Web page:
Sources: Murdochs Moving To Oust Roger Ailes After Sexual Harassment Allegations
The Murdoch family is moving to oust the chairman of Fox News Channel after multiple women have accused him of sexual harassment, NPR's David Folkenflik reports.
Roger Ailes is the co-founder, chairman and CEO of the news channel. Multiple sources at Fox News tell David that the Murdochs, who are controlling owners of parent company 21st Century Fox, are moving to push Ailes out of his prominent, powerful role.
21st Century Fox released this statement: "Roger is at work. The review is ongoing. The only agreement that is in place is his existing employment agreement."
As we've reported, former Fox news anchor Gretchen Carlson sued Ailes for sexual harassment earlier this month. Ailes has denied the allegations.
Carlson says in the suit that she attempted to complain to Ailes about sexist treatment from her colleagues on Fox & Friends, to which Ailes replied, "I think you and I should have had a sexual relationship a long time ago."
She alleges that Ailes repeatedly ogled her and commented on her body and that she was punished professionally for refusing Ailes' advances.
David describes the charges as "a textbook example of quid pro quo sexual harassment."
Ailes denies the charges and accuses Carlson of retaliating against the end of her contract, as David reported last week. Ailes maintains that Carlson's contract ended because of her ratings — not because she resisted his sexual overtures.
In her lawsuit, Carlson implied that other women at Fox News have been treated similarly and remained silent to protect their careers. Since her lawsuit became public, a half-dozen have come forward with similar allegations, which Ailes also denies.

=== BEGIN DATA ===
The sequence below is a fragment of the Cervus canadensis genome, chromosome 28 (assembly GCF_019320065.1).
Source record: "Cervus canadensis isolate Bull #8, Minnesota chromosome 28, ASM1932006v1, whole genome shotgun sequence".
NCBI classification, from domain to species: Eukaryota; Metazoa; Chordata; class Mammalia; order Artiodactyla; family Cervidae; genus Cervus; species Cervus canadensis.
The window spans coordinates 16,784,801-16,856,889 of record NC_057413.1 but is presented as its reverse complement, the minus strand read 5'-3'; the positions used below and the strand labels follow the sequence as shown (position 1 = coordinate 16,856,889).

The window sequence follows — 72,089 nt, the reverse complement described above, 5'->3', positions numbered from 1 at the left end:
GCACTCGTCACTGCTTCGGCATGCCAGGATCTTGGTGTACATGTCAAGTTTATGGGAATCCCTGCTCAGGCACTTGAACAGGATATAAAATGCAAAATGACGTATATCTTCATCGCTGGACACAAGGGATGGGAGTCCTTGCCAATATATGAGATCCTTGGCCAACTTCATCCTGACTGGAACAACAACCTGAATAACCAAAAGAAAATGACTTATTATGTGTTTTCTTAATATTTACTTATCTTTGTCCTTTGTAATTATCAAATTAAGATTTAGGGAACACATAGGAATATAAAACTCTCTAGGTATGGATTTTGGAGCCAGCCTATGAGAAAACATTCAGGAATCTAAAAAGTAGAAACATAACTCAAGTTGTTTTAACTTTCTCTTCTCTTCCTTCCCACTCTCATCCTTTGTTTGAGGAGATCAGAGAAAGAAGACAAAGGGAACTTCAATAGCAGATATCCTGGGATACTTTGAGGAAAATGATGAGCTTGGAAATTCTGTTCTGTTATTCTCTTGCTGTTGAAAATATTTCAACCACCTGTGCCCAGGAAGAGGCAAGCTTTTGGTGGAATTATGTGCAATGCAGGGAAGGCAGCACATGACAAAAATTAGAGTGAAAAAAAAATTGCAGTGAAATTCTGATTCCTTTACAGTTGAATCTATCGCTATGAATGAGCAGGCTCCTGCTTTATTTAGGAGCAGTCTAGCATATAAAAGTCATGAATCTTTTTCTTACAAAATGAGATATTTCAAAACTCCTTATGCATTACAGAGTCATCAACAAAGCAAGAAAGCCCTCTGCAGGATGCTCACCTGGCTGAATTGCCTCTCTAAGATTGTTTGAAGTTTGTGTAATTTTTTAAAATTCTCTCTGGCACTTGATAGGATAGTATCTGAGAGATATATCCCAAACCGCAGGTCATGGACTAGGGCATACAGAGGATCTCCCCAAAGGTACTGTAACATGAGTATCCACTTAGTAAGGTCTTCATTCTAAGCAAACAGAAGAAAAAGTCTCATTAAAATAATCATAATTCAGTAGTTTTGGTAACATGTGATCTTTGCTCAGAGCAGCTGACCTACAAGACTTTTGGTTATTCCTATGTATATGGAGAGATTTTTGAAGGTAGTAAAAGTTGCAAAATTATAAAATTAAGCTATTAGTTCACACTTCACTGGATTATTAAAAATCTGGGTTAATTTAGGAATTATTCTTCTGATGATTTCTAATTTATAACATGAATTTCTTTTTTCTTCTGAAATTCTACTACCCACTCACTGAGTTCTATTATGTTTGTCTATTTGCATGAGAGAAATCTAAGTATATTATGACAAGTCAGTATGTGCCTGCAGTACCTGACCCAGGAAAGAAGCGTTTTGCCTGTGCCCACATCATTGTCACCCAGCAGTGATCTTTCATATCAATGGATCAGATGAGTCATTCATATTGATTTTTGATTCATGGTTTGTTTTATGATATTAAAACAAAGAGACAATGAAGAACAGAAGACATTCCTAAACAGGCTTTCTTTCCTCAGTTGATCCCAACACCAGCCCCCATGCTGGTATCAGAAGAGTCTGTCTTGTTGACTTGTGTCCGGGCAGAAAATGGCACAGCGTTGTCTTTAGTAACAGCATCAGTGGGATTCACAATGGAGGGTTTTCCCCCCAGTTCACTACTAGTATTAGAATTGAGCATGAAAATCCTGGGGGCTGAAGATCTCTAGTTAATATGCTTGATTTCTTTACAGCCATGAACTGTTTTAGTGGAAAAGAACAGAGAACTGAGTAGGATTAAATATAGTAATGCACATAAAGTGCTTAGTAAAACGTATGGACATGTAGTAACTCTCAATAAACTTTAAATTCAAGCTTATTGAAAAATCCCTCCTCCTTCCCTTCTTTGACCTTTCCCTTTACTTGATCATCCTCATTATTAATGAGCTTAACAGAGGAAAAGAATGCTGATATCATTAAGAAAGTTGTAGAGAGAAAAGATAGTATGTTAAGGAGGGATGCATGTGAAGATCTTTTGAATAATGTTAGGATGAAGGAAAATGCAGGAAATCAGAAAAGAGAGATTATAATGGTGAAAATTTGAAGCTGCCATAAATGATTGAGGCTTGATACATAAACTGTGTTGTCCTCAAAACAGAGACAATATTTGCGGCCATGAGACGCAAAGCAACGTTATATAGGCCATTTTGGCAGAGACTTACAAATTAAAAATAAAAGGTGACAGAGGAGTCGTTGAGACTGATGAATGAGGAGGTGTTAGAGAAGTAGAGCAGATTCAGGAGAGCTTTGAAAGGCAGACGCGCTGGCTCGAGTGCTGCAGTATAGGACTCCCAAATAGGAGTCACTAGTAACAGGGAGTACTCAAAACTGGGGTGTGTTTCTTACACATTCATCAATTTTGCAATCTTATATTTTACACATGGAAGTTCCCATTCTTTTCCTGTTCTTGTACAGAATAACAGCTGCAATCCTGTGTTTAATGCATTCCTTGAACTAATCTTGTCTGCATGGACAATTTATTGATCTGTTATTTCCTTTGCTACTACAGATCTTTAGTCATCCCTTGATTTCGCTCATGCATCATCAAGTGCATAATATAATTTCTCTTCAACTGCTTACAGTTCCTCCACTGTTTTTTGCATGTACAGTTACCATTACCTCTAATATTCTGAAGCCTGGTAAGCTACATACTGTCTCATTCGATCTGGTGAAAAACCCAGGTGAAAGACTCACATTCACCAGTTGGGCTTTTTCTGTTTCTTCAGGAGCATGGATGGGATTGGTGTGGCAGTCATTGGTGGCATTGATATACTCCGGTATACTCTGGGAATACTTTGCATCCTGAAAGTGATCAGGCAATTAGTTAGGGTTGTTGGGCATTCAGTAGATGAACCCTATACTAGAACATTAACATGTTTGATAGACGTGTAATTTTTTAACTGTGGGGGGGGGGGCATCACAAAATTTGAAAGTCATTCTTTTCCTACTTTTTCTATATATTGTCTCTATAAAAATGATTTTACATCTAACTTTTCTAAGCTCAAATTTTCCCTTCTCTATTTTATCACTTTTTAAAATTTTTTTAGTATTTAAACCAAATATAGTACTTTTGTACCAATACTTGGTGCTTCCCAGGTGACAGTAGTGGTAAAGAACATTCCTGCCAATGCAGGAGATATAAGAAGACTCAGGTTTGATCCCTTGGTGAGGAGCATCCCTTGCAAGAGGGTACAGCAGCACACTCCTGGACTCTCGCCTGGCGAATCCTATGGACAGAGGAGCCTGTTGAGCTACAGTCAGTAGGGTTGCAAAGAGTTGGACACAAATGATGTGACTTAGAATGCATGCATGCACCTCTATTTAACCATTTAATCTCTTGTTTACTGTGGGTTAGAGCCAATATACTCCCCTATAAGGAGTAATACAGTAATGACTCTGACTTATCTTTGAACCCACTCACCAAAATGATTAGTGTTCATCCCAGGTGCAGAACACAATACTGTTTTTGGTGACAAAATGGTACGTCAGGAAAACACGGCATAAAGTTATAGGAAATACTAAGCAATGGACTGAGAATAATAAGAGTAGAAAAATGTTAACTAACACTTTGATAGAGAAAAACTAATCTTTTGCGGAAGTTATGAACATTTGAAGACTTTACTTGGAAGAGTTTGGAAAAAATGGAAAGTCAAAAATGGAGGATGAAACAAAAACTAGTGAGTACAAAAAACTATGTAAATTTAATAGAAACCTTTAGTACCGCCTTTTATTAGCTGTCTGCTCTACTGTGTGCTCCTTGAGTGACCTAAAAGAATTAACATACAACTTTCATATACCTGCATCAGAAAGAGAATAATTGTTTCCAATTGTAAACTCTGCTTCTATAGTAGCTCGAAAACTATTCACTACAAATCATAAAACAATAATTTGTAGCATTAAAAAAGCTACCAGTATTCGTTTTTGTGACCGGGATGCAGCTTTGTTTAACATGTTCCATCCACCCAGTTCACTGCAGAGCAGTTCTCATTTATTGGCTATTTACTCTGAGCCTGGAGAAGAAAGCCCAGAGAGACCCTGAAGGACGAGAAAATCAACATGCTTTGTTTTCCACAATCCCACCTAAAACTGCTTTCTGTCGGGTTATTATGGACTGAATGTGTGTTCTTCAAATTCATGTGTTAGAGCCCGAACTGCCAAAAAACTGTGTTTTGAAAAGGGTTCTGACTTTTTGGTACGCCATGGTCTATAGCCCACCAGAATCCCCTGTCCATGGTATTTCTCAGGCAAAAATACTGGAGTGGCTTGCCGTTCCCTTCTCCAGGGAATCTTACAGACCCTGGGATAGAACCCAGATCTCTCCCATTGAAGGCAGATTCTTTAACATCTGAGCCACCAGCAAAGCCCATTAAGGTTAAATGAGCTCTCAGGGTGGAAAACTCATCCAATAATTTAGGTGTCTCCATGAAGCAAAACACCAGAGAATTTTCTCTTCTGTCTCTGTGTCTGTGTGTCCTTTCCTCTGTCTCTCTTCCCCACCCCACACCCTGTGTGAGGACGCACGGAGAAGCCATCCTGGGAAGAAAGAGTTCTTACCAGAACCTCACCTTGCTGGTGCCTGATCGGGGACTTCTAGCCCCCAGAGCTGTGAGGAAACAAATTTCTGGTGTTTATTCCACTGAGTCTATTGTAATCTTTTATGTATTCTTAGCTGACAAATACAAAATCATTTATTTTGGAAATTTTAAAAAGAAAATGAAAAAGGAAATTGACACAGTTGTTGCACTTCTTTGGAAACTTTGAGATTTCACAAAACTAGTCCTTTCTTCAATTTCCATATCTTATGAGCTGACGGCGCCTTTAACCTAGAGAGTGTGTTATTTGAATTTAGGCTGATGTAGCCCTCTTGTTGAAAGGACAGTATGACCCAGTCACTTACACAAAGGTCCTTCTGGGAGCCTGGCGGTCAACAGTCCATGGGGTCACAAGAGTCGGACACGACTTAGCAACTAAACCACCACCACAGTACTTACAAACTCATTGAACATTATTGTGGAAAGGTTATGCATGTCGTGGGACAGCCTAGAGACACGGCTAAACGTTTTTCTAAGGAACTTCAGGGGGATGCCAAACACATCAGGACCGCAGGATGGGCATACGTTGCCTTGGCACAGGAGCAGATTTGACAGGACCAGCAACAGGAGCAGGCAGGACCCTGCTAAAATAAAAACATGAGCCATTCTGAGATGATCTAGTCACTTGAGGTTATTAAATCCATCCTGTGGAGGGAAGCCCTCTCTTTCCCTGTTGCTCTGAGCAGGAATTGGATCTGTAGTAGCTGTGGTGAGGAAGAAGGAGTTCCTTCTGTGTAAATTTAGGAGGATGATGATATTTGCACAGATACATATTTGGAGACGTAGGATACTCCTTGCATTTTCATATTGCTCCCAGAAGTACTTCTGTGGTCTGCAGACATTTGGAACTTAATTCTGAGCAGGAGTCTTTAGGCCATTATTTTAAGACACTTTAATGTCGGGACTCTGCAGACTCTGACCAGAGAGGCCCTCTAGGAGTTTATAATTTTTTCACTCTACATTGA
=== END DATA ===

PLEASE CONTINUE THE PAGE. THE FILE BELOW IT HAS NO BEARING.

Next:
New York Magazine reports that high-profile Fox News anchor Megyn Kelly, too, may have been harassed and might be involved with an outside investigation into Ailes' behavior.
"If Megyn Kelly is testifying to this outside inquiry conducted by a major New York City law firm, Paul, Weiss, and she says he sexually harassed her, I think it's ballgame over," David said on NPR's Here and Now earlier Tuesday.
David has more on the major players involved in the negotiations over Ailes' future:
"Ailes, 76, is the visionary behind the channel's winning formula. It is an Ailesian alchemy of conservative ideology, fast-paced reporting, highly sexed and confrontational presentation of debate, patriotic fervor and grievance.
"Rupert Murdoch is the man who founded it, and he is in the slow process of transitioning the control of the parent company over to his sons. Lachlan and James serve as News Corp. co-chairman and CEO of 21st Century Fox, respectively, and they have little affection for Ailes, who treated them with contempt earlier in their careers. ...
"There is no clear successor to run the network once Ailes leaves. Shine, the senior programming executive, does not command the same level of respect from the Murdochs, while the former top news executive, Michael Clemente, was recently sidelined by Ailes. James Murdoch in particular is known to favor a model more like the Murdochs' Sky News in Britain, which is lively but less openly political. And the Murdoch sons would like the company to reflect what they believe are more 21st century values."
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